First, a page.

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Migration versus Transformation

Blog Post created by bfady on Dec 23, 2009


A series of recent customer conversations mixed with the "clean slate" rituals of an approaching new year, nay, new decade, bring me to the topic of this post: Migration versus Transformation.

 

Most businesses I've talked with about Cisco Unified Contact Center (UCC) are users of legacy technologies.  Having been through the change here at Cisco, the discussions always center around what is different.  Topics range from IT resourcing to how the agents activities change and everything in between.

 

The answer to those conversation, not surprisingly, is "It depends."  Sure, there will always be some nuances in how things are done in different systems, but my point is much bigger than the tools themselves.  There is a fundamental decision that is made.  The decision to simply migrate versus the choice to transform.

 

When I say "migrate", I am talking about lift and shift.  Like for like.  This is the comfortable route - you know what you do today and you want to continue it tomorrow.  This is the fast path, relatively speaking.  This is the walk before you run frame of mind.  Get the old stuff unplugged and run the services from the new gear, then we'll really figure out how to make it sing once we're familiar with it.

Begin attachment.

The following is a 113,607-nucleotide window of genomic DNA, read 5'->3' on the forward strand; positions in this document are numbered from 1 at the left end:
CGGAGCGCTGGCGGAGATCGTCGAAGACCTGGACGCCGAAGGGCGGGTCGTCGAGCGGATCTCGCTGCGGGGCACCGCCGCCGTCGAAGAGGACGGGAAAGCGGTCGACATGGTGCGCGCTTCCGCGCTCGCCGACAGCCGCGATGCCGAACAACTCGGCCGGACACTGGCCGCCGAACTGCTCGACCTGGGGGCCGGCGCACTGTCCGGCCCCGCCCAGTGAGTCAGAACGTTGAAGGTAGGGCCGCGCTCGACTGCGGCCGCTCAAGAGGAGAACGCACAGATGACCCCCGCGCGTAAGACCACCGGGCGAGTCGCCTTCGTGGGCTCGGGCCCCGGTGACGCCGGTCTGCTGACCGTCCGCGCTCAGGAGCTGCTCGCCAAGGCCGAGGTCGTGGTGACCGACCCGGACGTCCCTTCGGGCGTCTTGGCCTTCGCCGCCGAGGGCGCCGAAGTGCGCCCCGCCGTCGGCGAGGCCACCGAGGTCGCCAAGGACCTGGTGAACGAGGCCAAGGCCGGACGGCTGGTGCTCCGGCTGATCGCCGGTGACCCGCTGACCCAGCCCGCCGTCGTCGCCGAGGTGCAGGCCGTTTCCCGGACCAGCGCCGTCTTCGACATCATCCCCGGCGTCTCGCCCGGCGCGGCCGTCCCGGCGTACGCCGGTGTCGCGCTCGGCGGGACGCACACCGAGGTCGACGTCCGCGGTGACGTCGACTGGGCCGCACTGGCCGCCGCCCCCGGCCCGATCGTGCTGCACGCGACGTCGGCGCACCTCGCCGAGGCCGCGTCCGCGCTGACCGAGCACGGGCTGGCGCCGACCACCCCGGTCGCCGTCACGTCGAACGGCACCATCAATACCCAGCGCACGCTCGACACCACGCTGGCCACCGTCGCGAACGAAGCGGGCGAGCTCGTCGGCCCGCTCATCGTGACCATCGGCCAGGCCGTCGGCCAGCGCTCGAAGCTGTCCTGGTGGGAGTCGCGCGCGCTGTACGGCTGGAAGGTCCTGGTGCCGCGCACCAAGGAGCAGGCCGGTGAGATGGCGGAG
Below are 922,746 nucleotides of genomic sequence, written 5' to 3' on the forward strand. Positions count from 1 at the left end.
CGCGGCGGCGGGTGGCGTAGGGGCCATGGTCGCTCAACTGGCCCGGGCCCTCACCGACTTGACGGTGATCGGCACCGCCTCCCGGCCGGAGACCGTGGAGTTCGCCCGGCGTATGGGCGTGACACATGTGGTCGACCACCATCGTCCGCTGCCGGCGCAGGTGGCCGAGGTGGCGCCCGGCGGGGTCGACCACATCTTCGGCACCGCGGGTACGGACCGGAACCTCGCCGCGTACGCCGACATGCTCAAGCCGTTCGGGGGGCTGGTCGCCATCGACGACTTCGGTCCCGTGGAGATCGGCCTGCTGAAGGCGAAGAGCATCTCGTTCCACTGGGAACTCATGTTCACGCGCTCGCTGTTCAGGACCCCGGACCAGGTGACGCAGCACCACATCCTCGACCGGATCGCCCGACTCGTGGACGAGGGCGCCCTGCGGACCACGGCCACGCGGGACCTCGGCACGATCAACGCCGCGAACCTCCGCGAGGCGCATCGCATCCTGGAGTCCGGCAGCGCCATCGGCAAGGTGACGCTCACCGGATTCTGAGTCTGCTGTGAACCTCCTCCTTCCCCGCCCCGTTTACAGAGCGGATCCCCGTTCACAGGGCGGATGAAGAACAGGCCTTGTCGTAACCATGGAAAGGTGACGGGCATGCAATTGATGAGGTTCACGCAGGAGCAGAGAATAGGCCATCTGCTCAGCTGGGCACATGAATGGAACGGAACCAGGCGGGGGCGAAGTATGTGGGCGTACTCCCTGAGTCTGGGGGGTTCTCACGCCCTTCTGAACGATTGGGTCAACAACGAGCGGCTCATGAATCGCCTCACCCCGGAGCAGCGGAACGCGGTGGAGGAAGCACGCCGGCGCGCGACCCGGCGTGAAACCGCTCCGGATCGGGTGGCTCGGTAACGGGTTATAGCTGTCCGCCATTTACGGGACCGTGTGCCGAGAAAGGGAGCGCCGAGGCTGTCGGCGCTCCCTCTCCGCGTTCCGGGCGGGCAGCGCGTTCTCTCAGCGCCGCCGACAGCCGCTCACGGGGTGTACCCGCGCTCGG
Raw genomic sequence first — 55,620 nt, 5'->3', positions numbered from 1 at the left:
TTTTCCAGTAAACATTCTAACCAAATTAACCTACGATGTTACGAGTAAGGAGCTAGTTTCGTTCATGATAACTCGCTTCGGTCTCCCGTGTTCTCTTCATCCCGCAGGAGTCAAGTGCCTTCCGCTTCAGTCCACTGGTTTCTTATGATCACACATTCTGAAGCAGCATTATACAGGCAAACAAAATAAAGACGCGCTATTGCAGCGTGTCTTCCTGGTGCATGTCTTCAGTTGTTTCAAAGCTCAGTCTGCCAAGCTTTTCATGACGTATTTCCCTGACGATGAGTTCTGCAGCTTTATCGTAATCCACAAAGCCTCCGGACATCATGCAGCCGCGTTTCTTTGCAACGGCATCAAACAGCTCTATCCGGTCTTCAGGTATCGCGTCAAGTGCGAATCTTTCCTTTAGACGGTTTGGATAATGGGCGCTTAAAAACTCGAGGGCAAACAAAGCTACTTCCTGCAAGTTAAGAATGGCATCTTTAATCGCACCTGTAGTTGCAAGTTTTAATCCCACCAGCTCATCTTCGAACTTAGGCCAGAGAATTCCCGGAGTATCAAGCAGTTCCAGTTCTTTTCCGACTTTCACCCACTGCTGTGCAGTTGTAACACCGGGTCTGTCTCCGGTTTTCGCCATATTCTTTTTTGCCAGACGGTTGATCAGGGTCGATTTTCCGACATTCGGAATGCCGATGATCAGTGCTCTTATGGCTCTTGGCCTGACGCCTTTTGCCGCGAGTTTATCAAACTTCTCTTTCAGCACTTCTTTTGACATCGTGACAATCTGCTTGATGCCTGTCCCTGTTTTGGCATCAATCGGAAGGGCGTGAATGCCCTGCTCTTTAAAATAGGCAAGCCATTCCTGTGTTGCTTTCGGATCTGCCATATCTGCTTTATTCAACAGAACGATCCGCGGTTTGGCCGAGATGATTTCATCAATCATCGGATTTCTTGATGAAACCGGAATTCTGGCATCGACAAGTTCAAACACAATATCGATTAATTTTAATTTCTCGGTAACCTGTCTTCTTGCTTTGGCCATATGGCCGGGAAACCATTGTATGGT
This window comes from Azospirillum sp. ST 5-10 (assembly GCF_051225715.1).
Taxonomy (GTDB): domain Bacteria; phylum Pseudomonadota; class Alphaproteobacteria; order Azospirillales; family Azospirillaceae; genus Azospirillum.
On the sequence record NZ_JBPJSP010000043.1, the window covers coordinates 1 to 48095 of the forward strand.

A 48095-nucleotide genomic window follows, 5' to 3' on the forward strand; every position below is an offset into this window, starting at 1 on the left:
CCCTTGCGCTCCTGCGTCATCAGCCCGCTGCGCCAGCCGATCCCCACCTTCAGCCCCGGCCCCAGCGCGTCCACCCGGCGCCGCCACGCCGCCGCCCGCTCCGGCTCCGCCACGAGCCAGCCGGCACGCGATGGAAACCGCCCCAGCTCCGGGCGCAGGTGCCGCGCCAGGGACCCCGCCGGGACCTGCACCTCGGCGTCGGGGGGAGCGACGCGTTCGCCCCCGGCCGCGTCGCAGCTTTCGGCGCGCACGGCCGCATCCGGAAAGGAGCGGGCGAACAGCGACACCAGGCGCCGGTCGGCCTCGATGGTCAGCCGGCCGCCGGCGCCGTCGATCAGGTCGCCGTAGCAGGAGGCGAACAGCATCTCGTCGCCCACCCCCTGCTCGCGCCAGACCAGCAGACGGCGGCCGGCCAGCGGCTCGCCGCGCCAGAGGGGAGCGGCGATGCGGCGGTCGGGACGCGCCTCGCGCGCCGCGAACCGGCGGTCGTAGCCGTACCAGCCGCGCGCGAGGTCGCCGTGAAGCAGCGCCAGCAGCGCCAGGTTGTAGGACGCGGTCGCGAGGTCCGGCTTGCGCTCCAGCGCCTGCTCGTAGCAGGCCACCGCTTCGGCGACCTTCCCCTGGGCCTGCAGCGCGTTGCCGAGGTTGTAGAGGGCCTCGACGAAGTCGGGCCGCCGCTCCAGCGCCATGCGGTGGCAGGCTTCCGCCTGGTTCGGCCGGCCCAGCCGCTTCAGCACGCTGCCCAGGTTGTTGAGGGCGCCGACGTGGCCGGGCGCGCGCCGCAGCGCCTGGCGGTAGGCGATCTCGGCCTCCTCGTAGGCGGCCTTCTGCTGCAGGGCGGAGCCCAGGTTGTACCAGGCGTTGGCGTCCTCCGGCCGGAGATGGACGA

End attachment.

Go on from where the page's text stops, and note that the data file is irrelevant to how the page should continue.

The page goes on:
On the other hand, transformation is, well, not like for like.  It is not doing tomorrow what you do today.  It is not walking, but rather leaping ahead. Transformation done right can generally take longer.  The pay off, well usually far greater too; better customer experiences, new capabilities, greater efficiency and productivity, etc.

 

Given the pace of technology and innovation, it seems anyone investing in new technologies and architectures would inherently make it a transformational journey.  Why invest time, money, effort into such change only to not unlock and leverage new capabilities and ways of doing things?

 

Topic for another day I suppose, but it also seems all too common that when migration efforts conclude, transformation programs for the same environment are seldom the next order of business.  "Now the new stuff is in and working, we've got other bigger fish to fry..."

 

Ironically, most go through technology changes latching on desperately to their processes and ways of old.  All too often the process of gathering business requirements for a new technology project turns into a laundry list of how everything works today.  You are instantly handicapped.  Why is it that everyone can cite 5 examples in less than 60 seconds where old technology causes bad process in their world today, but when asked to re-tool a process based on how new technology works, heels dig in?

 

Now it's your turn!  I'm interested in hearing how you have executed on the transformational mind set.  How have you mitigated the arguments of time to implement, comfort, and change management risk to get organizations and individuals to lean in, to transform?

 

 

 

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Director, Operations
Customer Interaction Network
and the Contact Center Unification Framework

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